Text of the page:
Our exodus from London continued over the North Downs. This ancient strip of chalk grassland could be mistaken for the Peak District, were it not for the occasional glimpse of the hazy metropolis in the distance. From here a steep downhill zoomed us over the M25 and into an uninspiring stint through Redhill, Horley and Crawley – which really ought to have been renamed “Suburbia Gris“. The fact that the official (and very good) Sustrans guide lists Gatwick Airport as a notable sight says it all.
Leaving behind what is probably the dullest stretch of the entire cycle we joined what is arguably the finest. Here the Avenue Verte heads 20 miles east when the coast is actually 30 miles due south; frustrating for anyone in a rush, but a welcomed detour for pootling pedallers. This delightful section ambles along the Forest Way, through timbered hilltop villages and down the Cuckoo Trail before arriving in Newhaven Port, the spiritual halfway point of the journey.
Shortly before docking at Dieppe we were directed to the deafeningly loud loading bay, where a bundle of bikes and helmets were now knotted in a corner. During the four-hour journey we had met some fellow cyclists, ranging from retired, Lycra-clad gents with fist-like calves, to a group of university students supping Stellas with their packed lunches. We disembarked as a peloton, smugly before any motorised vehicle, not forgetting to keep to the right as we rolled along Dieppe’s mast-lined seafront.
A few miles south of the harbour we arrived in Arques-la-Bataille, the starting point of the disused Dieppe–Paris railway that cuts a smooth, 28-mile line through Normandy’s understated rural countryside. In the right conditions this could easily be completed in a couple of hours, but a gentle headwind slowed us down, allowing us to take in the distant church spires and smoking farmhouse chimneys that flank the route – a chorus of chickens and barking sheepdogs cheering us on as we rode.
Just when it was almost starting to feel a bit too easy the traffic-free path ended at Forges-les-Eaux, where we embarked on a welcome up-and-down through the hedge-lined Bray region, stopping over in Monneville at a particularly charming guesthouse run by a retired puppeteer and an opera-singing carpenter.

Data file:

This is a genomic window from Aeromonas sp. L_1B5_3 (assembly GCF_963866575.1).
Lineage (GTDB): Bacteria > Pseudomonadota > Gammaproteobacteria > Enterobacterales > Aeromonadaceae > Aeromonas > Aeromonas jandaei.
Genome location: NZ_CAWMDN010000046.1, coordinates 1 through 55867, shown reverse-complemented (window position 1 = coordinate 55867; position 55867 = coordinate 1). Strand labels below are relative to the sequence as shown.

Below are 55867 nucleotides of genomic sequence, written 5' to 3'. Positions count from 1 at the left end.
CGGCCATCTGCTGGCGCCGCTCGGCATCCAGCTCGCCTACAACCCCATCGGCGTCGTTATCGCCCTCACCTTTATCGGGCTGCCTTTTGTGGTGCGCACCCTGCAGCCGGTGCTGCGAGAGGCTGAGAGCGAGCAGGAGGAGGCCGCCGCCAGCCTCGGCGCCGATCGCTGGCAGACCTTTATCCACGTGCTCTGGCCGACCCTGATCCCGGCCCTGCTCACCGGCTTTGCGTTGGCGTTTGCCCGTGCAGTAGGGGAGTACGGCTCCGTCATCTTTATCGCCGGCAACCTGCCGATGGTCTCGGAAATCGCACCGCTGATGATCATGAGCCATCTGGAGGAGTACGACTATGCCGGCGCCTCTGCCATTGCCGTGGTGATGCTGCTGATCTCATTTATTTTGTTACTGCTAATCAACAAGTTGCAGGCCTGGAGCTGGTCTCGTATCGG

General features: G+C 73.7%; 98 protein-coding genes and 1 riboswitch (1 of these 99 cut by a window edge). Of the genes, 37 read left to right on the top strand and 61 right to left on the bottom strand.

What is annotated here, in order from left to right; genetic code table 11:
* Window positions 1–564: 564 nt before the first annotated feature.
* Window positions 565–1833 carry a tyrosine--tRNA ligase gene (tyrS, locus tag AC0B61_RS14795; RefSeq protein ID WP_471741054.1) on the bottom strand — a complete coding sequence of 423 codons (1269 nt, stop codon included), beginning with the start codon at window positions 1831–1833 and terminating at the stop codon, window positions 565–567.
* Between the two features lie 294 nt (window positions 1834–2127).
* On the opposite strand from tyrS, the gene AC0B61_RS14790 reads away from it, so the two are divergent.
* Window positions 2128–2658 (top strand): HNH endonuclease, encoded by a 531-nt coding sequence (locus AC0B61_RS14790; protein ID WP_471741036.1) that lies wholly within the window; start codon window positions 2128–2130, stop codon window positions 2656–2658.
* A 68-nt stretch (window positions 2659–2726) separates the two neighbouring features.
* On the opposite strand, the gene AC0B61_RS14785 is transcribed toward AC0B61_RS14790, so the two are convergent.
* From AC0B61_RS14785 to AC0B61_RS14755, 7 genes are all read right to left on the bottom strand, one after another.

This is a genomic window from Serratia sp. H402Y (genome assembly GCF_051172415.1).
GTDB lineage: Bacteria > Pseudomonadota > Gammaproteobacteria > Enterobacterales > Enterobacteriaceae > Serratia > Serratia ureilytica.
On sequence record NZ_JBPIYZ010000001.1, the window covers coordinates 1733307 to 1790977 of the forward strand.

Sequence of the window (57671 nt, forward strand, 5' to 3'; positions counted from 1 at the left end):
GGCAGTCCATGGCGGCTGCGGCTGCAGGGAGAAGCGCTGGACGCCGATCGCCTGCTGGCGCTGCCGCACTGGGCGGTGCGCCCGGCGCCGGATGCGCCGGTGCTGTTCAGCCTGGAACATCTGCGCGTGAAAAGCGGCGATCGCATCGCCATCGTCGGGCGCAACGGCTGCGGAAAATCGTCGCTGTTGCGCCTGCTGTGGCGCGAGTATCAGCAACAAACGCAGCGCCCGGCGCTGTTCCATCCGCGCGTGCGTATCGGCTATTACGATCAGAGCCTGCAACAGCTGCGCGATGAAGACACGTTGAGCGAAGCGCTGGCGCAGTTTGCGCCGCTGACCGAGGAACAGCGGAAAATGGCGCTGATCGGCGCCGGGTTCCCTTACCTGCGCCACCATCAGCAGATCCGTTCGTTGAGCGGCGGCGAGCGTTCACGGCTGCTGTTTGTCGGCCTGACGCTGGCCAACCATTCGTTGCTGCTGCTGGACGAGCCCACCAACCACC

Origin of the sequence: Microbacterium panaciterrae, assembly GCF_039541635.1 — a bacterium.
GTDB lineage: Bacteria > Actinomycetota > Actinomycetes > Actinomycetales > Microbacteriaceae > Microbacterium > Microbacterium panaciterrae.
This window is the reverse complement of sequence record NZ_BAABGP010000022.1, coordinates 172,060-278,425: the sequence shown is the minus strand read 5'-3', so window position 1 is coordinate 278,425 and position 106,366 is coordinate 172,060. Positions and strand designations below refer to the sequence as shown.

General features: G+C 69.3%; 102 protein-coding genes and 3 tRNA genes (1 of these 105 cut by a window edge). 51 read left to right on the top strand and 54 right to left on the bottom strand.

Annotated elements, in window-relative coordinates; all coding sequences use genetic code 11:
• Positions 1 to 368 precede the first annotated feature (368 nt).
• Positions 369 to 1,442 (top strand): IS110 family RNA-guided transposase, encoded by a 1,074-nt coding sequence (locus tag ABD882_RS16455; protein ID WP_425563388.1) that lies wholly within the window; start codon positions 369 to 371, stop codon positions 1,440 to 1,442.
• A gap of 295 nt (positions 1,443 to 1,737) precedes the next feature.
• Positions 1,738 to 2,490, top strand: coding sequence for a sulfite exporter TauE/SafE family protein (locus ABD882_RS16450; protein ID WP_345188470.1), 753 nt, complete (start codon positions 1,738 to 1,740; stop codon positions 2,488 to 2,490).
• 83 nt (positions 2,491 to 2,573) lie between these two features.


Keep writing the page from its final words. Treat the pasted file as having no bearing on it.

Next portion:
Keen to visit the Palace of Versailles, we deviated from the official route for the final leg of the cycle and followed Donald Hirsch’s acclaimed online guide, which led us right up to the gates of the lavish château. Here we spent a couple of hours cycling around the grounds, weaving between afternoon strollers and royal statues, and received a stern talking to when we accidentally entered the “no cycling zone” leading up to the palace.
Having sweated up our final hill, just after Versailles, we enjoyed a coast through Parc de St Cloud and down to the top of Avenue Andre Chevrillon, where the endpoint finally came into sight. I’ve seen the Eiffel Tower a couple of times in the past, but it had never lived up to the hype until I saw it rise up through Paris’s low-slung city skyline just a few miles in the distance.
Anyone embarking on the Avenue Verte cycle should be aware that the terrain is not the most challenging in the world, nor are the views the most jaw-dropping (or the routes always the best signposted). Yet this ambitious project will lead you to forgotten farming villages, into tangled Franglish conversations and to the kind of smoky, back-end drinking holes that you would never normally stumble upon. By cycling across the two hundred miles of green space that falls between two of the world’s great capital cities, you experience something that no budget airline or train operator will ever be able to offer.
Explore more of these two countries with the Rough Guide to Britain and the Rough Guide to France. Book hostels for your trip, and don’t forget to purchase travel insurance before you go.